Bullet journal, travel journal, writing journal, food journal. I bet that you have heard of some kind of journal in your lifetime, or even have a few of your own. Well, it seems now that journaling is becoming a new pastime, especially bullet journaling. I encountered it mostly during early summer when I saw a friend of mine whip out a journal while we were lounging outside, my brother’s girlfriend scribbled while my he read, and my mom started her own daily journal. I felt like I was missing out!
So, I started early summer by buying a small journal and marking up the first page with the date and some mindless doodles. I made a list of everything I wanted out of my summer. I did a couple more drawings, wrote a funny little note here, made a list there…suddenly, I was airing out my thoughts directly onto the page. I started to anticipate when I would get to write something down or do another doodle.
As the summer went on, I started to figure out why journaling was really working for me. I found that when you write down what happened you begin to process your day one event at a time. Like, if something upsetting happened, I would write it down and figure out why it bothered me. If something really upset me and I went to write about it, I would realize how little it probably was and how it shouldn’t bother me as much as it did. It’s a way of letting the bad go and remembering the good of the day.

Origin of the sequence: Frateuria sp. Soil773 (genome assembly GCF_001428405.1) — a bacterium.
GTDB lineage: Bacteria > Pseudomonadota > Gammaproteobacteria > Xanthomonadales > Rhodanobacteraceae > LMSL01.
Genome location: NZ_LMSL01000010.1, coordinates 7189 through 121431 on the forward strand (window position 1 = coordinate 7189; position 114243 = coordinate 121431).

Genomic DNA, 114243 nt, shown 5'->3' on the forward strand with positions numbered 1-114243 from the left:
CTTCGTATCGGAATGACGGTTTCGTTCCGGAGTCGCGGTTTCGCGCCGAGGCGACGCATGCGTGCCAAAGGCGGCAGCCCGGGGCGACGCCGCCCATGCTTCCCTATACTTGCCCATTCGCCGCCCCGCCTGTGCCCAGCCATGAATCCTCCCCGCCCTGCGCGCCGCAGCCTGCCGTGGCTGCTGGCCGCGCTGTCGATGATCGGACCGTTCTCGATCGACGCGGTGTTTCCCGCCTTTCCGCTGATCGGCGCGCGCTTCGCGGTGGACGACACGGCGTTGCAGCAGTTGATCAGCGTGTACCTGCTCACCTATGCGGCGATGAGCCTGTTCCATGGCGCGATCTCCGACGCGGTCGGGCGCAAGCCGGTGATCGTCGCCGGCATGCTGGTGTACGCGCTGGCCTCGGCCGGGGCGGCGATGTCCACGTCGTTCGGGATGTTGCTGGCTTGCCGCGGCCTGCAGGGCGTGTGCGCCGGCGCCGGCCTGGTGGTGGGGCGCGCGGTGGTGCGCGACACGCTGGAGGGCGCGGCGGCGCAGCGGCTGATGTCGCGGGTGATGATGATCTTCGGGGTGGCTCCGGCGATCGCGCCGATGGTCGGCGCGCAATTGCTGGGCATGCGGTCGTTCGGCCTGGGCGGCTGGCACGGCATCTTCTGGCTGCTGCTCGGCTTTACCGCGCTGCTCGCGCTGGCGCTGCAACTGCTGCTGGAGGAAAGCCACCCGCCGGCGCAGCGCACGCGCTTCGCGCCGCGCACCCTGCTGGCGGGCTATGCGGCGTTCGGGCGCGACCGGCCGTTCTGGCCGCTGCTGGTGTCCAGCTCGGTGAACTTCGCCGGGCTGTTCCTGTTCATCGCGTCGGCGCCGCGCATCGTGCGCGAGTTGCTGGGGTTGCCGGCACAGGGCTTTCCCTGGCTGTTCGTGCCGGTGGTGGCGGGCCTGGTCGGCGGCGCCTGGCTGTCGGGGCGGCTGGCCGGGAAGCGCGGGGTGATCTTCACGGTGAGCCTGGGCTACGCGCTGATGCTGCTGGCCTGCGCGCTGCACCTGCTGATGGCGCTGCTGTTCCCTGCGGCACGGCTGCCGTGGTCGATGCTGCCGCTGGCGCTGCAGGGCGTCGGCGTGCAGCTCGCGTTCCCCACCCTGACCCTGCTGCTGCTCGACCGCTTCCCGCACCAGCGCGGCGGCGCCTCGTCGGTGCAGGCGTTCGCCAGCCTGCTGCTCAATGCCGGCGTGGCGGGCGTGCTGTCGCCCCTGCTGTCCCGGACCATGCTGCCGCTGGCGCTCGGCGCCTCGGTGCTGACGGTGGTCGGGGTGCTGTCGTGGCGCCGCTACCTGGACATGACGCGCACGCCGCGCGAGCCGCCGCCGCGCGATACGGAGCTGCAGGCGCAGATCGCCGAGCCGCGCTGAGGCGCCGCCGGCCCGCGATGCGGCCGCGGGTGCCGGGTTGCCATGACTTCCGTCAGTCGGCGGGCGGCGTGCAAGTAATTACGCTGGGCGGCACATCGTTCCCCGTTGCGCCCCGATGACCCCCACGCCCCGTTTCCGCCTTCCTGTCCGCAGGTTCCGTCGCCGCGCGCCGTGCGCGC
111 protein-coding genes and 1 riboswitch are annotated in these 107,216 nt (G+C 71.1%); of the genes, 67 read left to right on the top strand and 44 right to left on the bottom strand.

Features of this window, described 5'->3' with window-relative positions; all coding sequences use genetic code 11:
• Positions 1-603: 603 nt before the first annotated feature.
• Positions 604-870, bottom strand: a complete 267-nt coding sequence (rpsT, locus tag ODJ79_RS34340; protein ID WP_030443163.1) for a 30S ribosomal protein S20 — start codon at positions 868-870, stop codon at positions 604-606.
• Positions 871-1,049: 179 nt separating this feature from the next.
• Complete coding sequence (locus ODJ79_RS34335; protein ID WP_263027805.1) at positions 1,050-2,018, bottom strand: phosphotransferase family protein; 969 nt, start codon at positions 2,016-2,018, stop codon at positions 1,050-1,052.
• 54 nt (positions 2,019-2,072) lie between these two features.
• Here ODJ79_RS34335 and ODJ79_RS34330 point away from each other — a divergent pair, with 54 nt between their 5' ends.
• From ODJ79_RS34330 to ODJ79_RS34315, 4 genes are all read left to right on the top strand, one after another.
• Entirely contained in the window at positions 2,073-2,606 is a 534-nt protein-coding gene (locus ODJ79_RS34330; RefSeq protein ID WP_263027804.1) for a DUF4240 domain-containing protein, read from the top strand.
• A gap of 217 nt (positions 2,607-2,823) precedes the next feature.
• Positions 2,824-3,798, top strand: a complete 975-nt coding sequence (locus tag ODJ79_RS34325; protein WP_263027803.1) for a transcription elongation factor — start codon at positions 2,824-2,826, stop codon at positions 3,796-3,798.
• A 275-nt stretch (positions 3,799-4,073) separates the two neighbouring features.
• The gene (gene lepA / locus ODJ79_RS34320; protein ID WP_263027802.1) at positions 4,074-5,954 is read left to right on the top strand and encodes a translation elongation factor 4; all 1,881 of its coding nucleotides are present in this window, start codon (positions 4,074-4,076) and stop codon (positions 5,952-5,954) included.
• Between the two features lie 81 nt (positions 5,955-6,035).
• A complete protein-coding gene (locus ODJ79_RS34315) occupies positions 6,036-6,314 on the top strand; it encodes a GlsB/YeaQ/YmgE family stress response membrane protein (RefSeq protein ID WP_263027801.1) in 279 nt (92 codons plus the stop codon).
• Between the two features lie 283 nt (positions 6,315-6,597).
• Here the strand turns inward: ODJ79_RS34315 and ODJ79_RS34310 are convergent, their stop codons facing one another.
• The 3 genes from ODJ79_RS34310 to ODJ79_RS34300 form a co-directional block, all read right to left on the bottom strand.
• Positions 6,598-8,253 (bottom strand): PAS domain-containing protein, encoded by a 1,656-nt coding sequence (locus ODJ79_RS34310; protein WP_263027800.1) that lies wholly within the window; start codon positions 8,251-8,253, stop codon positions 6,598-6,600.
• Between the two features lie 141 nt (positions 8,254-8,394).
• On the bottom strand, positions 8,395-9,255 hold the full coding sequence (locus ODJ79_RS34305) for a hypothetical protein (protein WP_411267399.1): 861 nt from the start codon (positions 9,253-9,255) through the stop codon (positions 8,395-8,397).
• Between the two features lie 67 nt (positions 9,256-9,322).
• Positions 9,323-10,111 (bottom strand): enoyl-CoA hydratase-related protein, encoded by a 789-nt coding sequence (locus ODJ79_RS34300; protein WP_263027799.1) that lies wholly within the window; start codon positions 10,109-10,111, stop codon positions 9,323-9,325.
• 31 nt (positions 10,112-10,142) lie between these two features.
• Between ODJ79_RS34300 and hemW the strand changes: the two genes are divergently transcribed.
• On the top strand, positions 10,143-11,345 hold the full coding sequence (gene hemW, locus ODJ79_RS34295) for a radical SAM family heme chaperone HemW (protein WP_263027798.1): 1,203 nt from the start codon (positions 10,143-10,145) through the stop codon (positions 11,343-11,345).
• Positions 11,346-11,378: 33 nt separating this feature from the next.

Aside from processing my day, I found that it improved my memory and recall. Many of my professors attest to the magic of using a pen over a laptop for notes because it helps you retain information. When I write down my day, I remembered it better. My summer became more eventful and I can recall a lot of it in detail. For example, I did a lot of gardening this summer and from journaling about it I can remember the names of the plants that I grew and how they did. Trust me, I’ve always struggled with names, so this is a big deal.
One last benefit from journaling that I found was that it forced me to confront my habits. I would have to answer questions like: What time do I get up every day? What did I eat? Did I exercise? What did I do with my day? I had to ask myself these things as I wrote and I started to find the things that I regretted about my day, like the fact that for lunch I had a Klondike bar or I spent all day watching Friends. But I also found the things that I would take pride in doing, like that day that I worked out or cooked dinner for my friends.
Now, I am back at school, and I brought my journal. But I struggle getting myself to sit down and write about my day when I have spent it working in class and doing homework and other student-y things. Now, it is my school journal where I write all my random thoughts onto the page just before bed, as a way of voiding my head and being able to get a good night’s sleep.
If you haven’t tried journaling, I highly recommend it. It’s a way to make your life just a little better and you may even find something new about yourself!